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Volume 35-B, Issue 4 November 1953

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OSTEOARTHRITIS Pages 518 - 520
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REST AND MOVEMENT Pages 521 - 539
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George Perkins

I have tried to stimulate interest in movement as a method of treatment. It is too much to expect that I shall have won over to my way of thinking doctors who are addicts of rest. I shall be content if they will occasionally ask: "Is my splint really necessary?"

F. W. Holdsworth Alan Hardy

1. Paraplegia from fracture-dislocation at the thoraco-lumbar junction is a mixed cord and root injury. The root damage can be distinguished from cord damage by neurological examination and by comparison of the neurological level with the fracture level.

2. Even though the cord injury is complete, as it usually is, the roots often escape or recover.

3. Fracture-dislocations can be divided into stable and unstable types. Because of the possibility of root recovery care must be taken to prevent further damage to the roots by manipulation of the spine or during treatment. For this reason unstable fracture-dislocations are fixed internally by plates.

4. Internal fixation also assists in the nursing of the patient. The nursing technique and the care of the bladder are described.

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J. N. Wilson

1. Thirty-one cases of tuberculosis of the elbow have been reviewed and the general characters of the disease described.

2. The condition is classified into four types distinguishable radiologically.

3. Treatment is predominantly conservative. Operation is sometimes indicated for extra-articular lesions. Arthrodesis is advisable in selected cases but it is not essential for healing.

4. Of twenty patients observed for five years or more, seventeen returned to work, seven required permanent splintage and five had residual pain or sinuses.

5. It is suggested that the best position for fixation of the elbow is 30 degrees below the right angle.

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M. Guilleminet P. Stagnara T. Dubost Perret

1. The preparation of heterogenous grafts of calf bone is described.

2. The results of experimental application of such grafts in dogs and guinea pigs are recorded.

3. The results of eighty heterogenous grafts in humans are reported.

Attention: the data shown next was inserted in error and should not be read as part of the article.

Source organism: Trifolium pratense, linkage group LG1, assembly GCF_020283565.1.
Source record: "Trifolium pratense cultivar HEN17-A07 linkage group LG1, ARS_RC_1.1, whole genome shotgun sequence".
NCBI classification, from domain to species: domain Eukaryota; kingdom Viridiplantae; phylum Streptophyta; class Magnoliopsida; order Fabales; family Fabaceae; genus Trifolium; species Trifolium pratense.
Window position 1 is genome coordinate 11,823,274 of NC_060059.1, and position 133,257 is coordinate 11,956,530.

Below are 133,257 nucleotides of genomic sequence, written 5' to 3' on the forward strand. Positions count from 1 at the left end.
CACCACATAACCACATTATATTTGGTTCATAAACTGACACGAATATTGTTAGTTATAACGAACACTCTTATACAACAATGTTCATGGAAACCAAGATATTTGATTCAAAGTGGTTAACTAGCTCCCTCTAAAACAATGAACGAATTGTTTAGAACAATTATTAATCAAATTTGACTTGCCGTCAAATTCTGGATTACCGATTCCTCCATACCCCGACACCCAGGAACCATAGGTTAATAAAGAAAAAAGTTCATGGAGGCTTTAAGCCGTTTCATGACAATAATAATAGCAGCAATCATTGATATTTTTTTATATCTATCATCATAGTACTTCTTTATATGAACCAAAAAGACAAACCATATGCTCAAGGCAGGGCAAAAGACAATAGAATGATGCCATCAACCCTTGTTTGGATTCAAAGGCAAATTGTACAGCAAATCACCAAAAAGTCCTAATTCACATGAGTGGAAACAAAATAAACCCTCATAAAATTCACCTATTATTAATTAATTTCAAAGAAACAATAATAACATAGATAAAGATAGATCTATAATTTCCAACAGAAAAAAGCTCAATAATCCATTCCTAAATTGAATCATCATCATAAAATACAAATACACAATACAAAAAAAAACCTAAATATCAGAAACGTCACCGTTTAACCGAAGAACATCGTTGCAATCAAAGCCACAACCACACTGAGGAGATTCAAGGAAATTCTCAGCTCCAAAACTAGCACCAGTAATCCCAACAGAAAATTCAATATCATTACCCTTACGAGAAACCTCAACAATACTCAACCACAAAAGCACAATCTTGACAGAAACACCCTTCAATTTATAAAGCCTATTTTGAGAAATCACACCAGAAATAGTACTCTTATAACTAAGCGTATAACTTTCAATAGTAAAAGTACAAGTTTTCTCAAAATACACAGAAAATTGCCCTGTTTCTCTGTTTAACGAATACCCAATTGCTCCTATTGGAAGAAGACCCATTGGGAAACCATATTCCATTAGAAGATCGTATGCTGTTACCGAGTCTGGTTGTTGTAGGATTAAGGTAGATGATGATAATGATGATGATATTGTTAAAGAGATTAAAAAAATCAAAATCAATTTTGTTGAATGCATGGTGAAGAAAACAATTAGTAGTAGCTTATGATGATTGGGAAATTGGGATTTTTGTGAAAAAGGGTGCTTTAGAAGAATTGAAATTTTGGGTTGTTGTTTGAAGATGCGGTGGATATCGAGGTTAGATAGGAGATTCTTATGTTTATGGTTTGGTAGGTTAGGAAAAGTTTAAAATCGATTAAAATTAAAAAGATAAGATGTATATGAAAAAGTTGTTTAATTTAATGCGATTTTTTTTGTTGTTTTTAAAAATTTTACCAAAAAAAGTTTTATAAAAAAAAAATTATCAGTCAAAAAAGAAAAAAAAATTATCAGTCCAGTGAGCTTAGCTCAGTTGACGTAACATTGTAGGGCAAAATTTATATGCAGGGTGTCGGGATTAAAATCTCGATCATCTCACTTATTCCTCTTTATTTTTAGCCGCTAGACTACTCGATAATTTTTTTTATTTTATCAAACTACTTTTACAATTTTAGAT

4. It is concluded that if the conditions are carefully controlled the results of heterogenous grafting are satisfactory.

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E. W. Somerville

Based on the constancy with which the limbus is inverted into the joint in a typical congenital dislocation of the hip, a hypothesis is presented which suggests that the sequence of events leading to established dislocation is: 1) lateral rotation aided and abetted by anteversion; 2) extension of the hips causing subluxation; 3) dislocation and inversion of the limbus; 4) secondary changes in the upper end of the femur, pelvis and acetabulum which will also develop if the deformity does not progress beyond a subluxation.

A pen picture is drawn showing how anteversion is either moulded away during growth to produce a normal hip, or persists with or without dislocation. The fate of the persistently inverted limbus is discussed and a line of treatment based on these findings is briefly considered.

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A. C. Bingold

1. Three cases of congenital kyphosis at or near the thoraco-lumbar junction are reported.

2. The features of the deformity are discussed.

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Max Pemberton P. Ingram Cromack

A PAROSTEAL LIPOMA Pages 589 - 589
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H. A. Thomas Fairbank

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M. H. M. Harrison F. Schajowicz J. Trueta

Osteoarthritis, as seen in the hip, is a disease which eventually embraces all the tissues of the joint but begins as a reaction of the juxta-chondral blood vessels to a degeneration of the articular cartilage; this reaction results in a hyperaemia of the bone. To our surprise we found that daily use preserves rather than "wears out" articular cartilage; indeed inadequate use is the commonest cause of cartilage degeneration and ensuing vascular invasion. To this factor are added the effects of excessive pressure in the many patients who require surgical treatment for advanced osteoarthritis of a hip the seat of some anatomical incongruity. This etiology based on cartilage suffering does not exclude, but indeed explains, the osteoarthritis implanted on joints of a normal shape which have been previously affected by acute or chronic inflammation or by hormonal dysfunction, such as acromegalic osteoarthritis. The stimulus to vessel growth and invasion is the same in all these cases—namely cartilage damage. Once the vessels have entered the cartilage the bone and marrow of the osteophyte are inevitably laid down. What is so damaging in osteoarthritis seems to be not the degeneration of the cartilage but the vigorous and persistent attempt at repair, an attempt which aggravates the already disordered function of the joint not only by osteophyte formation but by the hypervascularity which weakens the structure of the bone beyond the point where it can carry its increased load. The collapse that follows provokes further reparative efforts with the same deplorable results. The osteoarthritic process thus appears to be an attempt to transform a decaying joint into a youthful one and for this, as in the miraculous rejuvenation depicted in Goethe's Faust, a high price must ultimately be paid.